What are your favorite tips for using Google Reader?


Mike Dunham

I use a strategy similar to Ricky Cadden’s, except I use Firefox plus the Read-it-later extension, which allows me to add to my “to read” list either from within G-Reader or by marking whatever page I happen to be visiting.

Also, if you use Google Alerts, you can have the results delivered in Reader instead of by email, which is what I do to keep my inbox clear.

ADDED: To be evangelizing Google, it’s pretty lame that this side doesn’t recognize Gmail’s plus-sign trick for email addresses (e.g., “my_regular_email+gigaom@gmail.com”).

brian t

I also have a “critical” folder, though I call it “A-list” so it’s at the top when the folders are sorted alphabetically. The “Z-list” is for feeds on Strike Two, last stop before unsubscribing. Once I’ve looked at the “A-list”, and a few other things (depending on time and how I feel), I do G A (go to All) to show all remaining posts. This only makes sense if you set Show:List instead of Expanded, so all you get are the titles instead of the full posts. I can usually tell, from a scan of the titles, whether there are posts worth looking at – so there’s a lesson in that for headline writers! “Mark Read” takes care of the remains.

One more thing: Reader can be set to monitor sites that don’t publish a feed – possibly by a link to Google’s search engine system. Just enter the site URL in the “Add Subscription” box.


I recommend an extension called feedly, it’s basically a firefox/chrome/safari extension that sits atop google reader. It definately beats the spreadsheet styling of google reader with something more akin to a magazine. I haven’t used the desktop version of google reader since switching a year ago.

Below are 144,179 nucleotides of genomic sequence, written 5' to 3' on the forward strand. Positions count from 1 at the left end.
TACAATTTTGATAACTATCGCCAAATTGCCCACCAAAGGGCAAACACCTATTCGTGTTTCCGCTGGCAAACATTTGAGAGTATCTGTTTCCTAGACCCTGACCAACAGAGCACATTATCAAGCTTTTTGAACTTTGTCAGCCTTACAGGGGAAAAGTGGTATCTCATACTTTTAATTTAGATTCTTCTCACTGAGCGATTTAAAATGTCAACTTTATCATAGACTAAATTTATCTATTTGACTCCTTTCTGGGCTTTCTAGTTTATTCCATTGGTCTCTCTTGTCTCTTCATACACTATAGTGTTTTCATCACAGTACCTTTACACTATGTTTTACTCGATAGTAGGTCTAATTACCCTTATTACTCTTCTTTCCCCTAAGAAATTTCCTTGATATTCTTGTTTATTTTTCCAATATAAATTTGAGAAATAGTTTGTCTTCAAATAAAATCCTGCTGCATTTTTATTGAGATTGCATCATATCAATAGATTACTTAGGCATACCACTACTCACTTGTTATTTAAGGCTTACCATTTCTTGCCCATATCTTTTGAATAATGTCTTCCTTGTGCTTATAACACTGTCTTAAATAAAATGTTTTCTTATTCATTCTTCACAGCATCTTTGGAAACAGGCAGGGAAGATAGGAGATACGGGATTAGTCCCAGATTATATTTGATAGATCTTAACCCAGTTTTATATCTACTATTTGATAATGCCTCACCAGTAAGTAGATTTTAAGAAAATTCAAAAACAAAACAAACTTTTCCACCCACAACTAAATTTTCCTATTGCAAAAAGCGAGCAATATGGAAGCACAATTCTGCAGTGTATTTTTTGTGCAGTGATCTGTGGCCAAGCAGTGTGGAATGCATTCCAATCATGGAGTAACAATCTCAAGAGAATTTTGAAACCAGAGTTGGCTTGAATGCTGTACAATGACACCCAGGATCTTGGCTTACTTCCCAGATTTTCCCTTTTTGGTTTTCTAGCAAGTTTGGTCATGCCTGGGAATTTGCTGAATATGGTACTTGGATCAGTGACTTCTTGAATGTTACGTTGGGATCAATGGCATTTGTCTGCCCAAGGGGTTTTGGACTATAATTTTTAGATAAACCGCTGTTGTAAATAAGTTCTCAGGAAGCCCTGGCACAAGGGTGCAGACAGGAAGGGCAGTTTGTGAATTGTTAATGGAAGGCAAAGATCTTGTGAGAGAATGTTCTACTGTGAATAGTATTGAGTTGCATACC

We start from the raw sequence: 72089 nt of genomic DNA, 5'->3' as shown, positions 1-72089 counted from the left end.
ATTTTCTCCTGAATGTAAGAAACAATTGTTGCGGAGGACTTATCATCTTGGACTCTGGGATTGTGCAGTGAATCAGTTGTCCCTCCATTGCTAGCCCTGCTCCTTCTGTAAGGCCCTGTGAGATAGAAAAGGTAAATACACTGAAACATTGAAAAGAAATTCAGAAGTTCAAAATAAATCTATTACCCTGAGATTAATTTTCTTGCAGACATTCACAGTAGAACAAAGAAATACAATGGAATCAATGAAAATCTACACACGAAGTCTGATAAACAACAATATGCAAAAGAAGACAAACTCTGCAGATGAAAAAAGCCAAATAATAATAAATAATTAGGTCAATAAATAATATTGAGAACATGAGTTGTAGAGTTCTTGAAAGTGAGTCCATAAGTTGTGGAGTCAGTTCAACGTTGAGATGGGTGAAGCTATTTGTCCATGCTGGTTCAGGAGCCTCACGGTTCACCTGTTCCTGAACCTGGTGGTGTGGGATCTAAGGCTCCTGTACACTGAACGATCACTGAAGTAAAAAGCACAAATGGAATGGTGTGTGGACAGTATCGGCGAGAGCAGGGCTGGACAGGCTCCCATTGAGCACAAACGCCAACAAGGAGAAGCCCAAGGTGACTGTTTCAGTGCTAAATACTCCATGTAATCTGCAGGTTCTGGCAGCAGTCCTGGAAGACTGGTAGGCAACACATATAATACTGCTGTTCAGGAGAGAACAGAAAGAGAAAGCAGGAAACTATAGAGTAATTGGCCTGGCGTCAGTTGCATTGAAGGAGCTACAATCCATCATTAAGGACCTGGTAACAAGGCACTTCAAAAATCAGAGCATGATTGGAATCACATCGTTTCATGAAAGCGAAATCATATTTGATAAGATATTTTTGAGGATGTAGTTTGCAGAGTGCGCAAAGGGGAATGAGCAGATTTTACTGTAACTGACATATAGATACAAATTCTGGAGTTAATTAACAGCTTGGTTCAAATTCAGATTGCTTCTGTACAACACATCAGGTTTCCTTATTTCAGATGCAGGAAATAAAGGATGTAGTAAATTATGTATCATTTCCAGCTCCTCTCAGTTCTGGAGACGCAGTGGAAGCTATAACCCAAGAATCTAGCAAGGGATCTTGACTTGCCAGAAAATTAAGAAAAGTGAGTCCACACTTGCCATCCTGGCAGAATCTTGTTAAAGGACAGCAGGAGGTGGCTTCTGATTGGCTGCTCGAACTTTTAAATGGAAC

Good list — Over the past two years, I find myself doing everything you have listed except for the full-screen reading method (I find that a tad inconvenient).

I have also set up a tag called ‘Unread’, which I use to earmark items to read at a later, more convenient, time.

This would not only include feeds that I have subscribed to, but also feeds that Google recommends (like the one that led me to this page, for example).

James M

One of the best ways for me to interact with Google Reader is through the “Mark All as Read” button. I put the feeds into folders with some broad category names (To Read includes blogs that post 1000+ words at once, Humour, Technology, News, etc.) On days when I’m feeling overwhelmed with the number of unread posts, I’ll target the folders with the most items, and clear them all away with a click. If I’m catching up after several days of not reading, I’ll use the “Mark All Items Older than a Day” as read and clear it all up.


I also recently installed gReader on my Android and it sync’s my google reader feed with my phone. Makes life much easier in an offline environment such as an airplane.
[disclosure: none, actually. I’m just a happy user of gReader ;) ]


I have 850 subscriptions in Google Reader, having accumulated them across a dozen or so feed aggregators over the past 10-12 years.

My main tips are:

* Ignore the unread count, be okay with almost never reading everything.

* Group feeds into folders, order folders by personal importance.

* Shuffle the folder order occasionally where importance is ambivalent.

* Never try to read everything: skim & scroll quickly, star interesting things, only try reading things that you starred or open in a new tab.

* Hold Shift, type “ano” to mark all as read in the current folder and open the next folder.

* Occasionally declare a mini-bankruptcy: mark older than one day as read.

* Occasionally declare total bankruptcy: mark all as read.

* Sort by magic is surprisingly good.


I have about 200 feeds that I skim daily. I use ‘j’ (next) ‘p’ (previous) and ‘v’ to open. I added a greasemonkey script from http://sunnywu.net/2007/08/02/google-reader-tweak-open-links-in-background/ that allows for ‘v’ to open in the background. This way all the stories I’m interested in are loaded by the time I’ve gotten through my feeds and I just hit ctrl-w when I’m done reading. While at work, if there’s a story that I deem NSFW, I star it and read it at home. If there’s a story that I’ve opened that I want to read in more depth, I send it to instapaper. The only problem are the auto-play audio or video sites, so I mute my system.